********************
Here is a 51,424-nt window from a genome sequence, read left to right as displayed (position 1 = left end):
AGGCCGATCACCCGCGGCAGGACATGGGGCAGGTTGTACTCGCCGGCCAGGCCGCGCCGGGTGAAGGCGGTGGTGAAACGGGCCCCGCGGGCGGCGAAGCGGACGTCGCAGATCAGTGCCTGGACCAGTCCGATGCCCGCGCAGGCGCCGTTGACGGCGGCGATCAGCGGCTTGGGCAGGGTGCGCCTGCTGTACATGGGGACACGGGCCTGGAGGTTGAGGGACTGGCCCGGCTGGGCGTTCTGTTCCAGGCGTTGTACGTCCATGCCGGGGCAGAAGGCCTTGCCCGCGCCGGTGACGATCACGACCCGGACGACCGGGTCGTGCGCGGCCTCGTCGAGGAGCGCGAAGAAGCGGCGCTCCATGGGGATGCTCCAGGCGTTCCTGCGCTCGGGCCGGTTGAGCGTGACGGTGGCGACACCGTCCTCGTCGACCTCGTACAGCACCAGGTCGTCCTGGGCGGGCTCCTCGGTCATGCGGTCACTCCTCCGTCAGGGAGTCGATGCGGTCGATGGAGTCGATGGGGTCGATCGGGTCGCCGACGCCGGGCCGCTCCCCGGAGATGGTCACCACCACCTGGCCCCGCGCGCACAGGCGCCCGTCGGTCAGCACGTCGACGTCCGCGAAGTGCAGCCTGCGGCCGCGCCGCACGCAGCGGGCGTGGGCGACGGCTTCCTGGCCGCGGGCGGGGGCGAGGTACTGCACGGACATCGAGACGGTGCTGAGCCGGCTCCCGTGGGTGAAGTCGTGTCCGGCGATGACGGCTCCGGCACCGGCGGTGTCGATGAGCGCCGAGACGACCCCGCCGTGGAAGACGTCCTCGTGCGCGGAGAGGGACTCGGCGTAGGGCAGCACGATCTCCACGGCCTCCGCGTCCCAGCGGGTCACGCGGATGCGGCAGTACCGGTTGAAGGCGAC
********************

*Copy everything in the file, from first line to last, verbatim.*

Here is a 51,424-nt window from a genome sequence, read left to right as displayed (position 1 = left end):
AGGCCGATCACCCGCGGCAGGACATGGGGCAGGTTGTACTCGCCGGCCAGGCCGCGCCGGGTGAAGGCGGTGGTGAAACGGGCCCCGCGGGCGGCGAAGCGGACGTCGCAGATCAGTGCCTGGACCAGTCCGATGCCCGCGCAGGCGCCGTTGACGGCGGCGATCAGCGGCTTGGGCAGGGTGCGCCTGCTGTACATGGGGACACGGGCCTGGAGGTTGAGGGACTGGCCCGGCTGGGCGTTCTGTTCCAGGCGTTGTACGTCCATGCCGGGGCAGAAGGCCTTGCCCGCGCCGGTGACGATCACGACCCGGACGACCGGGTCGTGCGCGGCCTCGTCGAGGAGCGCGAAGAAGCGGCGCTCCATGGGGATGCTCCAGGCGTTCCTGCGCTCGGGCCGGTTGAGCGTGACGGTGGCGACACCGTCCTCGTCGACCTCGTACAGCACCAGGTCGTCCTGGGCGGGCTCCTCGGTCATGCGGTCACTCCTCCGTCAGGGAGTCGATGCGGTCGATGGAGTCGATGGGGTCGATCGGGTCGCCGACGCCGGGCCGCTCCCCGGAGATGGTCACCACCACCTGGCCCCGCGCGCACAGGCGCCCGTCGGTCAGCACGTCGACGTCCGCGAAGTGCAGCCTGCGGCCGCGCCGCACGCAGCGGGCGTGGGCGACGGCTTCCTGGCCGCGGGCGGGGGCGAGGTACTGCACGGACATCGAGACGGTGCTGAGCCGGCTCCCGTGGGTGAAGTCGTGTCCGGCGATGACGGCTCCGGCACCGGCGGTGTCGATGAGCGCCGAGACGACCCCGCCGTGGAAGACGTCCTCGTGCGCGGAGAGGGACTCGGCGTAGGGCAGCACGATCTCCACGGCCTCCGCGTCCCAGCGGGTCACGCGGATGCGGCAGTACCGGTTGAAGGCGAC